The campaign to replace Nicola Sturgeon as leader of the Scottish National Party — and as Scotland’s first minister — has been engulfed in chaos that has lead to the resignations of two senior SNP figures in just 24 hours.
On Saturday the SNP’s powerful chief executive Peter Murrell resigned after it became clear he had provided false membership numbers to the party’s media boss in response to a journalist request, although in a statement he claimed “there was no intent to mislead”.
Murrell, who has been in charge of the party’s backroom operations for more than 20 years, is also married to First Minister Nicola Sturgeon, and the way the party’s executive has run the ongoing leadership contest has been criticised in recent weeks. There have also been some allegations of bias towards one of the candidates in particular — reportedly Sturgeon’s preferred successor.
In addition, there is an active police investigation into allegations that £600,000 (€680,000) of party money was misused on Murrell’s watch.
On Friday, the SNP’s media chief Murray Foote, who was previously a newspaper editor, also resigned after passing on the false membership figures he had been given, to the journalist who asked about them.
So why are the membership numbers important?
As voting got underway earlier this week in the race to replace Sturgeon, the SNP’s executive said it would not reveal how many party members were eligible to vote. All three contenders on the ballot — Kate Forbes, Ash Regan and Humza Yousaf — complained about this, saying it was normal and reasonable to be told in advance how many eligible voters there might be.
Back in February a journalist with the Sunday Mail newspaper had claimed that 30,000 party members had recently quit, in large part as a protest about Scotland’s gender recognition bill, which was passed with overwhelming cross-party support in the Scottish Parliament at the end of 2022, but which is still considered controversial by some members of the public.
At the time, Murray Foote had written on Twitter that the journalist’s reporting was “flat wrong”, “drivel”, and “tartan bollocks”; while an SNP spokesperson was quoted in another newspaper saying the Sunday Mail’s story was “malicious and wholly inaccurate.”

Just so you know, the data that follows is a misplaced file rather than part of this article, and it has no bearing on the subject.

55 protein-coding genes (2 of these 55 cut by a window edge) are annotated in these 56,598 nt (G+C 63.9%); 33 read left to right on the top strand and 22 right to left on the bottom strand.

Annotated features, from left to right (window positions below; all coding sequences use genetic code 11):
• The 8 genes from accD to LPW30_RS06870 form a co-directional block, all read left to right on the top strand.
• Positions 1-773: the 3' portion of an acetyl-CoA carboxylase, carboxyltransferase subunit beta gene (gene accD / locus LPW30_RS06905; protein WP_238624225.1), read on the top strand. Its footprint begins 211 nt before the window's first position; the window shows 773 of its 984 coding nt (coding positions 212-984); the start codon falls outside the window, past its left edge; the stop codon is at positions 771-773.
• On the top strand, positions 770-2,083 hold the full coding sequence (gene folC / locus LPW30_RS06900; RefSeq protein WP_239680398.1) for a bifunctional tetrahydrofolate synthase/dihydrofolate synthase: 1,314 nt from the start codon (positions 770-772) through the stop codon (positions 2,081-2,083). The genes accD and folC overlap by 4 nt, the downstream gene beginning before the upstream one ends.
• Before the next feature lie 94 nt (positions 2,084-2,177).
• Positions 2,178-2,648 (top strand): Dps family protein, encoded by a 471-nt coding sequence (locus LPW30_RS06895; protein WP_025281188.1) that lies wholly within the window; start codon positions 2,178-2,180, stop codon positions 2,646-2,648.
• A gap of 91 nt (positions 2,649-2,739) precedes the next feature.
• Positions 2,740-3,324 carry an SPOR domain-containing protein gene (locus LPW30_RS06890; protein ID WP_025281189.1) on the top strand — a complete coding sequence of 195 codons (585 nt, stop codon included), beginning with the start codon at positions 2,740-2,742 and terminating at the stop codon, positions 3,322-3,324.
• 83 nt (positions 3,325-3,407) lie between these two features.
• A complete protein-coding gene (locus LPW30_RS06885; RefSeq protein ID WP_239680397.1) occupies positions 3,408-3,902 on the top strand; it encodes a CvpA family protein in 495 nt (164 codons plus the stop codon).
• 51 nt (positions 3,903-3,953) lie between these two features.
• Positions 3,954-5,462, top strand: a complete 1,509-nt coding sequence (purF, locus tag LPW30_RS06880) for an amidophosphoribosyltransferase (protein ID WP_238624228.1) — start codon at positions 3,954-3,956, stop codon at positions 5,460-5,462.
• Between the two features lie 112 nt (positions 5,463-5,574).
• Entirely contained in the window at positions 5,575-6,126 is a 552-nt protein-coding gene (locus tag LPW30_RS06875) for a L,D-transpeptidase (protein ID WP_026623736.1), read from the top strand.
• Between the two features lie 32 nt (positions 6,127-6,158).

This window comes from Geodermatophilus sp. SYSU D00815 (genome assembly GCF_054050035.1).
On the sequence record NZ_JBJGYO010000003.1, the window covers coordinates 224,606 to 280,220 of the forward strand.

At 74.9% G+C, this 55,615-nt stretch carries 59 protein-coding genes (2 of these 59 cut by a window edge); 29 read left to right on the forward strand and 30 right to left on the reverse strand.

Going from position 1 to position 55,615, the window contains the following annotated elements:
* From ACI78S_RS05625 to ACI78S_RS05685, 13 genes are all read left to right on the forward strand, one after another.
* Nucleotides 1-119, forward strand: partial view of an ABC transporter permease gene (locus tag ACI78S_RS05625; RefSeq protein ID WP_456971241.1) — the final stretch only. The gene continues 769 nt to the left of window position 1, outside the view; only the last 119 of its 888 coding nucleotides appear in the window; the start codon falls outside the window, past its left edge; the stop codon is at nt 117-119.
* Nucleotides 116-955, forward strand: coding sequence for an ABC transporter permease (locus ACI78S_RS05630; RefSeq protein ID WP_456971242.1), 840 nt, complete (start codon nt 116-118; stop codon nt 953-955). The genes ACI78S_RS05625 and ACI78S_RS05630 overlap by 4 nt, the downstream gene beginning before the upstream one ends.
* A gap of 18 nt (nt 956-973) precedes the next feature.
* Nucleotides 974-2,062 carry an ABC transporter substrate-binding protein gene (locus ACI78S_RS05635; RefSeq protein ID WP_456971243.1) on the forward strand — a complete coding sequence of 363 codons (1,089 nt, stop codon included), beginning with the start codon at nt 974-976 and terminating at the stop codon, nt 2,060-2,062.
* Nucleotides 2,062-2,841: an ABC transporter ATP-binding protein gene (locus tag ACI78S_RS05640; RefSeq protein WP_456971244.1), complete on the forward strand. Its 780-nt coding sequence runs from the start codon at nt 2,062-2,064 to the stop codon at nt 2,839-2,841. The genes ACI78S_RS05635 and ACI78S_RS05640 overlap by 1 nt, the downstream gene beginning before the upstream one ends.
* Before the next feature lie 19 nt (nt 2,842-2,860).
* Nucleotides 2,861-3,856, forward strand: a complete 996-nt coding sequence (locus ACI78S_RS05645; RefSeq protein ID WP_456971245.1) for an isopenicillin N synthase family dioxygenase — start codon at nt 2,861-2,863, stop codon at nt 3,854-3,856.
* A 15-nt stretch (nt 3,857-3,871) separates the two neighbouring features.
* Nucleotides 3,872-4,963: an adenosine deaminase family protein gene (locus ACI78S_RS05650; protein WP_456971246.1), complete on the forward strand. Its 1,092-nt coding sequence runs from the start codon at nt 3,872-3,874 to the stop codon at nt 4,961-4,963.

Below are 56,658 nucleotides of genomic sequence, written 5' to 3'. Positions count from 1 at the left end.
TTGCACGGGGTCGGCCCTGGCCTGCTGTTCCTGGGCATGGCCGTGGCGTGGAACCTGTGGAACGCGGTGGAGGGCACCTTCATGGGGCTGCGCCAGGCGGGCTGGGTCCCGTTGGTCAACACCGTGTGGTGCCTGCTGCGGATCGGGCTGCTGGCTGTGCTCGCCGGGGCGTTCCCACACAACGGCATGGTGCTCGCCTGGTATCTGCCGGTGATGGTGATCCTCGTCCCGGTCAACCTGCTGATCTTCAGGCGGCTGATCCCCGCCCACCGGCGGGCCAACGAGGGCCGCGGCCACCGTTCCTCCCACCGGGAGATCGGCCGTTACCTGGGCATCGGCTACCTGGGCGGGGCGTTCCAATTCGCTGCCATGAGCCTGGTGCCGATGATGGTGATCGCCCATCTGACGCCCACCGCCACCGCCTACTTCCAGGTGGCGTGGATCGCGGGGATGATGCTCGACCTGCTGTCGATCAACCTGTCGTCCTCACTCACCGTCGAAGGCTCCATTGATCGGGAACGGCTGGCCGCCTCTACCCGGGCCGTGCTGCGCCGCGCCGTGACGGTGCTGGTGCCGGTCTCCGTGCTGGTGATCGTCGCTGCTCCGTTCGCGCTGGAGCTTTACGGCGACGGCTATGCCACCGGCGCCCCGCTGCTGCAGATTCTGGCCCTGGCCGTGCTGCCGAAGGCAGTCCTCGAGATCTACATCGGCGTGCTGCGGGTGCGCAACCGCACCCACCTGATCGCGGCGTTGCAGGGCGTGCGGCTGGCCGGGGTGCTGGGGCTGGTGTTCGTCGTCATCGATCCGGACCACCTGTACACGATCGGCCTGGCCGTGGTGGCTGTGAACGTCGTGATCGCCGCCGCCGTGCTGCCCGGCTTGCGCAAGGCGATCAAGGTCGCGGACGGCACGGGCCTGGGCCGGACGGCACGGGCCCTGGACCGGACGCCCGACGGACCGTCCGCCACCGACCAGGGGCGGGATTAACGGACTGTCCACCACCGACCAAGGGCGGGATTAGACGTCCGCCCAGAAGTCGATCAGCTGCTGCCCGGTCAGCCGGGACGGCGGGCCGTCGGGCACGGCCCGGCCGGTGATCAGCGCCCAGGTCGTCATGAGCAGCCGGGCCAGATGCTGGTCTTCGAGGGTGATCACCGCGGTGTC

Now, with the SNP forced by pressure from the contenders in its own leadership race to reveal the true membership numbers, the Sunday Mail’s story was proven to be accurate: prompting both media boss Foote, and Sturgeon’s husband Peter Murrell to fall on their swords.
Foote said he had “acted in good faith” by issuing “agreed party responses” to media enquires about the SNP’s membership numbers, but that there were “serious issues” with what he told the journalist.
What has the reaction been?
The opposition parties in Scotland are predictably having a field day with the turmoil in the ruling party, especially during a leadership election campaign that has thrown a spotlight on policy divisions within the SNP, and when contenders have traded sharp barbs during televised debates.
The leader of Scottish Labour, Anas Sarwar, released a statement Saturday saying “while the SNP are in turmoil, we are relentlessly focused on delivering the change Scotland needs.”
“The SNP are in turmoil and distracted by their own priorities. Frankly, Scotland deserves better than this,” Sarwar, who is an MSP from Glasgow, wrote.
Meanwhile the leader of the Scottish Conservatives, Douglas Ross, said the resignation of Murrell “is just the latest development in this SNP civil war.”
“But while the nationalists tear themselves apart, the real priorities of Scotland continue to be forgotten,” the Highlands MP said.
Meanwhile the candidates to be Scotland’s next leader have been having their say. Kate Forbes tweeted that only she can restore trust in party governance; Ash Regan said “eight years ago was the point where it was unacceptable to have the husband of the party leader as the CEO”; and while Humza Yousaf hadn’t yet responded to Murrell’s resignation, on Friday night he wrote “reform of our HQ operations has been a key part of my campaign.”